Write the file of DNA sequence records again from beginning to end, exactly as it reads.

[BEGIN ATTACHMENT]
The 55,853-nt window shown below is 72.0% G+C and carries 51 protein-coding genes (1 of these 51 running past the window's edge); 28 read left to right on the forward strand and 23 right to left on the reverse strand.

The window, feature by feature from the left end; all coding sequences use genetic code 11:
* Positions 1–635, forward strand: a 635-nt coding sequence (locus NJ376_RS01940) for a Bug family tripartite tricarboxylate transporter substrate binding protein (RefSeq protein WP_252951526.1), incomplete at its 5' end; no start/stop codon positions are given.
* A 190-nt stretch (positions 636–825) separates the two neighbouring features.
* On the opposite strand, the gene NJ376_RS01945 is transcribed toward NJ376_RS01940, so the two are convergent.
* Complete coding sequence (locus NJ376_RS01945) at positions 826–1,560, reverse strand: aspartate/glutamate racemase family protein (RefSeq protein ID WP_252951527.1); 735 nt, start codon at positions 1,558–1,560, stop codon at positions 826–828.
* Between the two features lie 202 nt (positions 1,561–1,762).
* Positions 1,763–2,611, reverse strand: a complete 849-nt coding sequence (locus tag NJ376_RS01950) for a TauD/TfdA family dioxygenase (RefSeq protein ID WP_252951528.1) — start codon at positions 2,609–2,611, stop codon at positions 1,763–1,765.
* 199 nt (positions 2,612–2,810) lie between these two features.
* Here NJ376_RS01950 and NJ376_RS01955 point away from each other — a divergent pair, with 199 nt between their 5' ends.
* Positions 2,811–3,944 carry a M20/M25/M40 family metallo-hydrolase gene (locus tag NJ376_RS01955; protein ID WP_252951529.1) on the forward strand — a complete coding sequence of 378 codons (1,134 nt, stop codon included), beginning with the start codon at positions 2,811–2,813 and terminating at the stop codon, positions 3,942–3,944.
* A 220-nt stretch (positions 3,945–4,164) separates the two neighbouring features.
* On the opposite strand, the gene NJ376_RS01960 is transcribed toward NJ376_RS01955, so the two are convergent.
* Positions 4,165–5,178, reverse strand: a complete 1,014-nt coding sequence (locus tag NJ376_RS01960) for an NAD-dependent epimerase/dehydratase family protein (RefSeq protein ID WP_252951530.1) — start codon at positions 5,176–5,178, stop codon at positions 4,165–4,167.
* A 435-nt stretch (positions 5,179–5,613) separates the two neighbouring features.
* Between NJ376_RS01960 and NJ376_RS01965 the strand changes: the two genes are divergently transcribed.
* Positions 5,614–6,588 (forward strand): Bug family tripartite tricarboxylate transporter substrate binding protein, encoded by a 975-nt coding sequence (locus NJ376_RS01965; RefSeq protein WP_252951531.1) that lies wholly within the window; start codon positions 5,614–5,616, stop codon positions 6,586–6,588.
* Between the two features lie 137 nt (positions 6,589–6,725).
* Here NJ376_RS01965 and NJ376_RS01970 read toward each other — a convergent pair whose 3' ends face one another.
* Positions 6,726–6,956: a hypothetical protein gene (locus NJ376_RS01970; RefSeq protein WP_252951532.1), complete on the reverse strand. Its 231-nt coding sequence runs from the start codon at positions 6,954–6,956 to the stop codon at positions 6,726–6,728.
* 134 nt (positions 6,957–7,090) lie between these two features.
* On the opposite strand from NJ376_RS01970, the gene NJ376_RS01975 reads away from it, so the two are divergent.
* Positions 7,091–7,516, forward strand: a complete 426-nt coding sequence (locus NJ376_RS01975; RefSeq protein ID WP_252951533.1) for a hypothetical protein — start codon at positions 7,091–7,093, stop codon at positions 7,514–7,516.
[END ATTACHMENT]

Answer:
The 55,853-nt window shown below is 72.0% G+C and carries 51 protein-coding genes (1 of these 51 running past the window's edge); 28 read left to right on the forward strand and 23 right to left on the reverse strand.

The window, feature by feature from the left end; all coding sequences use genetic code 11:
* Positions 1–635, forward strand: a 635-nt coding sequence (locus NJ376_RS01940) for a Bug family tripartite tricarboxylate transporter substrate binding protein (RefSeq protein WP_252951526.1), incomplete at its 5' end; no start/stop codon positions are given.
* A 190-nt stretch (positions 636–825) separates the two neighbouring features.
* On the opposite strand, the gene NJ376_RS01945 is transcribed toward NJ376_RS01940, so the two are convergent.
* Complete coding sequence (locus NJ376_RS01945) at positions 826–1,560, reverse strand: aspartate/glutamate racemase family protein (RefSeq protein ID WP_252951527.1); 735 nt, start codon at positions 1,558–1,560, stop codon at positions 826–828.
* Between the two features lie 202 nt (positions 1,561–1,762).
* Positions 1,763–2,611, reverse strand: a complete 849-nt coding sequence (locus tag NJ376_RS01950) for a TauD/TfdA family dioxygenase (RefSeq protein ID WP_252951528.1) — start codon at positions 2,609–2,611, stop codon at positions 1,763–1,765.
* 199 nt (positions 2,612–2,810) lie between these two features.
* Here NJ376_RS01950 and NJ376_RS01955 point away from each other — a divergent pair, with 199 nt between their 5' ends.
* Positions 2,811–3,944 carry a M20/M25/M40 family metallo-hydrolase gene (locus tag NJ376_RS01955; protein ID WP_252951529.1) on the forward strand — a complete coding sequence of 378 codons (1,134 nt, stop codon included), beginning with the start codon at positions 2,811–2,813 and terminating at the stop codon, positions 3,942–3,944.
* A 220-nt stretch (positions 3,945–4,164) separates the two neighbouring features.
* On the opposite strand, the gene NJ376_RS01960 is transcribed toward NJ376_RS01955, so the two are convergent.
* Positions 4,165–5,178, reverse strand: a complete 1,014-nt coding sequence (locus tag NJ376_RS01960) for an NAD-dependent epimerase/dehydratase family protein (RefSeq protein ID WP_252951530.1) — start codon at positions 5,176–5,178, stop codon at positions 4,165–4,167.
* A 435-nt stretch (positions 5,179–5,613) separates the two neighbouring features.
* Between NJ376_RS01960 and NJ376_RS01965 the strand changes: the two genes are divergently transcribed.
* Positions 5,614–6,588 (forward strand): Bug family tripartite tricarboxylate transporter substrate binding protein, encoded by a 975-nt coding sequence (locus NJ376_RS01965; RefSeq protein WP_252951531.1) that lies wholly within the window; start codon positions 5,614–5,616, stop codon positions 6,586–6,588.
* Between the two features lie 137 nt (positions 6,589–6,725).
* Here NJ376_RS01965 and NJ376_RS01970 read toward each other — a convergent pair whose 3' ends face one another.
* Positions 6,726–6,956: a hypothetical protein gene (locus NJ376_RS01970; RefSeq protein WP_252951532.1), complete on the reverse strand. Its 231-nt coding sequence runs from the start codon at positions 6,954–6,956 to the stop codon at positions 6,726–6,728.
* 134 nt (positions 6,957–7,090) lie between these two features.
* On the opposite strand from NJ376_RS01970, the gene NJ376_RS01975 reads away from it, so the two are divergent.
* Positions 7,091–7,516, forward strand: a complete 426-nt coding sequence (locus NJ376_RS01975; RefSeq protein ID WP_252951533.1) for a hypothetical protein — start codon at positions 7,091–7,093, stop codon at positions 7,514–7,516.